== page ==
The UC Davis School of Medicine rose to 37th place among 134 medical schools in the U.S. in an annual ranking of research funding from the National Institutes of Health in 2010, school officials reported Monday.
That's 11 places higher than 2009 and 25 spots better than in 2001, when UC Davis ranked 62nd nationwide.
UC Davis got almost $119 million in total research funding from NIH in 2010. This compares to just over $46 million in 2001. NIH funding represents 62 percent of the school's total outside funding, which reached $190.4 million in fiscal 2009-2010.
"The proportion of NIH funding for an institution is one measure of research excellence," Lars Berglund, associate dean for research at the UC Davis School of Medicine, said in a news release. "Funded by U.S. tax dollars, NIH supports researchers around the country and around the world as they work to improve people's health."
Grants are awarded on a competitive basis.
UC Davis ranked particularly high in basis sciences, including microbiology (12th out of 96 surveyed) and in anatomy/cellular biology (20th out of 80 surveyed). In clinical sciences, the urology department ranked fifth out of 34 schools surveyed and department of neurology ranked 21st out of 78.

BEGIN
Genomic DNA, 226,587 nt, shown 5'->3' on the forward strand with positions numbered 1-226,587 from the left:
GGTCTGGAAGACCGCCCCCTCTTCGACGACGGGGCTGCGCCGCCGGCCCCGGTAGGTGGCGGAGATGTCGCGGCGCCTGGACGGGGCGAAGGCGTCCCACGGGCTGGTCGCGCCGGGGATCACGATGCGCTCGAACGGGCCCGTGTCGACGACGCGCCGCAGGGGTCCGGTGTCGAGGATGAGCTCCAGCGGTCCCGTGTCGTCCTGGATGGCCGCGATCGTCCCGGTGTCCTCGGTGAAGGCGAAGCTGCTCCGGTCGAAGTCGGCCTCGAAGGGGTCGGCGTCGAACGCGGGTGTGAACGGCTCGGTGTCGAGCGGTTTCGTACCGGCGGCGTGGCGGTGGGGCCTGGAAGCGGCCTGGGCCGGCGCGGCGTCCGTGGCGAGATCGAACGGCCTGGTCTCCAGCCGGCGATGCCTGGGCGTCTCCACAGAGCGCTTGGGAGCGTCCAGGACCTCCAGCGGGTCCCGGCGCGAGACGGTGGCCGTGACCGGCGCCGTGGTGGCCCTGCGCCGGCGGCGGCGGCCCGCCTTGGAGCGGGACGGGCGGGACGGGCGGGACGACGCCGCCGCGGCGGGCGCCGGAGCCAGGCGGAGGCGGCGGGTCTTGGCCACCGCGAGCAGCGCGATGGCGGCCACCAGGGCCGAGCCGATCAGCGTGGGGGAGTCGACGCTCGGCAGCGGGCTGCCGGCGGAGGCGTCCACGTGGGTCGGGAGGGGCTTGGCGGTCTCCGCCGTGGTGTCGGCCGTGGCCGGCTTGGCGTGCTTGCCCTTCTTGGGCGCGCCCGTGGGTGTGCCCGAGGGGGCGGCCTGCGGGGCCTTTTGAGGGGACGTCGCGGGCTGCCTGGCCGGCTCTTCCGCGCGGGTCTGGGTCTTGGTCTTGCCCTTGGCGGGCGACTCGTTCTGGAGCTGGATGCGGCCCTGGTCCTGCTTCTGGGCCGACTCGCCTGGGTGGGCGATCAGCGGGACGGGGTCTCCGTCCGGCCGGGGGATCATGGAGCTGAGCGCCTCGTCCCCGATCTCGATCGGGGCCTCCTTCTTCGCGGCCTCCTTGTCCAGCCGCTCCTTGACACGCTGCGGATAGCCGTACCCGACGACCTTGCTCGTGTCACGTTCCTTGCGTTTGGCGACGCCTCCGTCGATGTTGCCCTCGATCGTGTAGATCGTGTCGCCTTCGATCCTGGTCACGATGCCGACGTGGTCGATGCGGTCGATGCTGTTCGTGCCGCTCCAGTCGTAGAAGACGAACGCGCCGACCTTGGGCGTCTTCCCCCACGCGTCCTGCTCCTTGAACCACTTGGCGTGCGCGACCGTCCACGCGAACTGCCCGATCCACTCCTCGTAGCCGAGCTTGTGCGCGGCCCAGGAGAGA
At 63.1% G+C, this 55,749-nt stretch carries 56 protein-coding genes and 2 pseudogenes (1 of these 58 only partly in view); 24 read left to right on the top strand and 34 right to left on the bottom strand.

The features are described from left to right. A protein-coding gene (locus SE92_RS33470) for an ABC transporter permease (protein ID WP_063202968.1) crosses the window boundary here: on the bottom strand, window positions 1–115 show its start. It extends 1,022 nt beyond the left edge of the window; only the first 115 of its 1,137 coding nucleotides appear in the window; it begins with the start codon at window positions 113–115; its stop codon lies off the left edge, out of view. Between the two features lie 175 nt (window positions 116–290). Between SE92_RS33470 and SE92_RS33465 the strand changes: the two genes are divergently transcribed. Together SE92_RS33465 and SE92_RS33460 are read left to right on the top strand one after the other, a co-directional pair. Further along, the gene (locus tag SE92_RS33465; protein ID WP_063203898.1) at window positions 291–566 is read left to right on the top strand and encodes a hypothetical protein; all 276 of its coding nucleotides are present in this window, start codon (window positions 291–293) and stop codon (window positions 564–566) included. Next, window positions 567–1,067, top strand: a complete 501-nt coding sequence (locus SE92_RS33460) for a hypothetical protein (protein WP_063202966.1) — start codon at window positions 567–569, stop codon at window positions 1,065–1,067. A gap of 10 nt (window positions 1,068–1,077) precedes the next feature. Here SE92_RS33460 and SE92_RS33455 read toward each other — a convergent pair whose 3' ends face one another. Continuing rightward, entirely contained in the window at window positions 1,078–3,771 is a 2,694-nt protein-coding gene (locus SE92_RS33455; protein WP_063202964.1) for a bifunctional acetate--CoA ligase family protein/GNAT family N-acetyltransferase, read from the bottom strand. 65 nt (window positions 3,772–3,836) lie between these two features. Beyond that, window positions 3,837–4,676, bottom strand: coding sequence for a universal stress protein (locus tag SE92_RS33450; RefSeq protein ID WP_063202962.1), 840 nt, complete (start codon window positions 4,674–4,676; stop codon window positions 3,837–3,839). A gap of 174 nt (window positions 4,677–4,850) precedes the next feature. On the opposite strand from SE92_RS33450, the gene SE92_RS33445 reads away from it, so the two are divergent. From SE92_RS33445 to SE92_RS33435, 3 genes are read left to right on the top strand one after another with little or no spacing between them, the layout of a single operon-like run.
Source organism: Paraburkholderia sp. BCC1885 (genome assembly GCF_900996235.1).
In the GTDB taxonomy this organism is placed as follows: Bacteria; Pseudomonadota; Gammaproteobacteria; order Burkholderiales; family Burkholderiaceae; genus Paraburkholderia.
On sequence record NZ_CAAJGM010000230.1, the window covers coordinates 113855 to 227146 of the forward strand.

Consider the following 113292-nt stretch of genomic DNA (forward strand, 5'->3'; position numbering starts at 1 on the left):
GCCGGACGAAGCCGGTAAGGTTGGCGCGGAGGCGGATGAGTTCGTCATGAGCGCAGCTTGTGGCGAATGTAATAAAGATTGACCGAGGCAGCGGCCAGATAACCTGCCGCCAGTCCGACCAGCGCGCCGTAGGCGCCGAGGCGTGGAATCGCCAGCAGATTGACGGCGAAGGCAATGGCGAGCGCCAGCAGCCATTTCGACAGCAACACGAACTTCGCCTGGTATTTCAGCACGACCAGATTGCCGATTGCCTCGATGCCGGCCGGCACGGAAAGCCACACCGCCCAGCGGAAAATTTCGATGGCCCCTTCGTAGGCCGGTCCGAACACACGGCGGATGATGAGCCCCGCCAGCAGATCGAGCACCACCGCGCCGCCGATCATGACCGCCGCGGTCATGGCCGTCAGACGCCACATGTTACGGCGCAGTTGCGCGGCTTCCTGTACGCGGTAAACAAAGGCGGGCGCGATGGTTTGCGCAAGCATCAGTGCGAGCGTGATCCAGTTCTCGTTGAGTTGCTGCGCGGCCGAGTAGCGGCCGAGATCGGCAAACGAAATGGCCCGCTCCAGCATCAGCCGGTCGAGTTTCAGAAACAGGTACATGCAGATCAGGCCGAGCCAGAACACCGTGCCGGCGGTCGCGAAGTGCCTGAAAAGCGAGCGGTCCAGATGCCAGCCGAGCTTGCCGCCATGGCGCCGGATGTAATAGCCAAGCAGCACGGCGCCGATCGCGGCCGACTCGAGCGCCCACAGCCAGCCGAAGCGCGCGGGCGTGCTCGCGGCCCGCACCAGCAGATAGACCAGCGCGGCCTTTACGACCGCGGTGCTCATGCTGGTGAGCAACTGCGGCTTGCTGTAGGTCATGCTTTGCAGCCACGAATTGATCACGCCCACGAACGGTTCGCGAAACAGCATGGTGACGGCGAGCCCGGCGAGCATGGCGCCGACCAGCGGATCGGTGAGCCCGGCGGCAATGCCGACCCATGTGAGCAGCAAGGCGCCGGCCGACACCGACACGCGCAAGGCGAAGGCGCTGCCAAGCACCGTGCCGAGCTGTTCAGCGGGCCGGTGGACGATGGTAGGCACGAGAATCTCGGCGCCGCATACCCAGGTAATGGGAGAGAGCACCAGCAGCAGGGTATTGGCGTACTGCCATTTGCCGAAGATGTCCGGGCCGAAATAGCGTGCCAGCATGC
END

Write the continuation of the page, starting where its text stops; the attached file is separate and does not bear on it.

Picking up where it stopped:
Berglund attributed much of the recent gains in NIH research funding to work on autism and fragile X syndrome at the UC Davis MIND Institute, research partnerships with the UC Davis College of Biological Sciences, UC Davis Cancer Center grants and support for scientists through the UC Davis Clinical and Translational Science Center, which seeks to move discoveries from the laboratory into the market place.
"Research fuels the discoveries that transform health, and the infusion of federal funds contributes to the overall economic health of the region," Claire Pomeroy, chief executive officer of the UC Davis Health System and dean of the medical school, said in a news release.
UC Davis ranked fourth among the University of California medical schools in NIH funding last year.
The ranking includes UC Riverside, which was approved by UC Regents in July 2008. The school is gearing up for business but will not accept its first class until fall 2012.
UC San Francisco ranked second in NIH funding among medical schools nationwide, with $442 million in 2010. Johns Hopkins University took the top spot with almost $439 million.
UC San Diego was ninth, with almost $303 million; UC Los Angeles was 12th, with $294 million, and UC Irvine was 54th, with $71 million. Fledgling UC Riverside got $1.3 million.